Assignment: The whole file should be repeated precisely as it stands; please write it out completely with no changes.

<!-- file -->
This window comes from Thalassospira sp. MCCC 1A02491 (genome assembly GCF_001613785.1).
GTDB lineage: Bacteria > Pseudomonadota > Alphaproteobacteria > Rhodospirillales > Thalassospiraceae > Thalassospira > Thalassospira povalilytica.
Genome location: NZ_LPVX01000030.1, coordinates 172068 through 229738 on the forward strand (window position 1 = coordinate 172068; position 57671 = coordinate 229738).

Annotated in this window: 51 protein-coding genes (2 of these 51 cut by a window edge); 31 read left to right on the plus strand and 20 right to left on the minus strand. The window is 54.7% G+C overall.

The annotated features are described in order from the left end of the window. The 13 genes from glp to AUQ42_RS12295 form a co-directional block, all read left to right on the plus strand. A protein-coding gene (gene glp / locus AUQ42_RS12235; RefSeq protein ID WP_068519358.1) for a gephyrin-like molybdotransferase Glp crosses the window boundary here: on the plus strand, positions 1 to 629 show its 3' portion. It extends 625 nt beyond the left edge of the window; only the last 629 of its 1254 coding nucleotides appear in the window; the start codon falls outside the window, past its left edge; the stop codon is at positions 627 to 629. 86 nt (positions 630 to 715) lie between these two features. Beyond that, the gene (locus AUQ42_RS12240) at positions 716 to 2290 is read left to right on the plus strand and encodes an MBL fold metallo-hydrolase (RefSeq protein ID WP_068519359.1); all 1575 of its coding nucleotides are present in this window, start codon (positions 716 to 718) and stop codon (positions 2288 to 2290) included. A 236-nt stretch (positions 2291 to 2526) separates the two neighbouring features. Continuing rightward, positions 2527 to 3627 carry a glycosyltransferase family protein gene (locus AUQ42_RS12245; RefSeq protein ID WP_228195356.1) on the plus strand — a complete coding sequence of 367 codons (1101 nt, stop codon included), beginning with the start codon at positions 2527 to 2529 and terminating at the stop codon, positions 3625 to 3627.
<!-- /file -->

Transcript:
This window comes from Thalassospira sp. MCCC 1A02491 (genome assembly GCF_001613785.1).
GTDB lineage: Bacteria > Pseudomonadota > Alphaproteobacteria > Rhodospirillales > Thalassospiraceae > Thalassospira > Thalassospira povalilytica.
Genome location: NZ_LPVX01000030.1, coordinates 172068 through 229738 on the forward strand (window position 1 = coordinate 172068; position 57671 = coordinate 229738).

Annotated in this window: 51 protein-coding genes (2 of these 51 cut by a window edge); 31 read left to right on the plus strand and 20 right to left on the minus strand. The window is 54.7% G+C overall.

The annotated features are described in order from the left end of the window. The 13 genes from glp to AUQ42_RS12295 form a co-directional block, all read left to right on the plus strand. A protein-coding gene (gene glp / locus AUQ42_RS12235; RefSeq protein ID WP_068519358.1) for a gephyrin-like molybdotransferase Glp crosses the window boundary here: on the plus strand, positions 1 to 629 show its 3' portion. It extends 625 nt beyond the left edge of the window; only the last 629 of its 1254 coding nucleotides appear in the window; the start codon falls outside the window, past its left edge; the stop codon is at positions 627 to 629. 86 nt (positions 630 to 715) lie between these two features. Beyond that, the gene (locus AUQ42_RS12240) at positions 716 to 2290 is read left to right on the plus strand and encodes an MBL fold metallo-hydrolase (RefSeq protein ID WP_068519359.1); all 1575 of its coding nucleotides are present in this window, start codon (positions 716 to 718) and stop codon (positions 2288 to 2290) included. A 236-nt stretch (positions 2291 to 2526) separates the two neighbouring features. Continuing rightward, positions 2527 to 3627 carry a glycosyltransferase family protein gene (locus AUQ42_RS12245; RefSeq protein ID WP_228195356.1) on the plus strand — a complete coding sequence of 367 codons (1101 nt, stop codon included), beginning with the start codon at positions 2527 to 2529 and terminating at the stop codon, positions 3625 to 3627.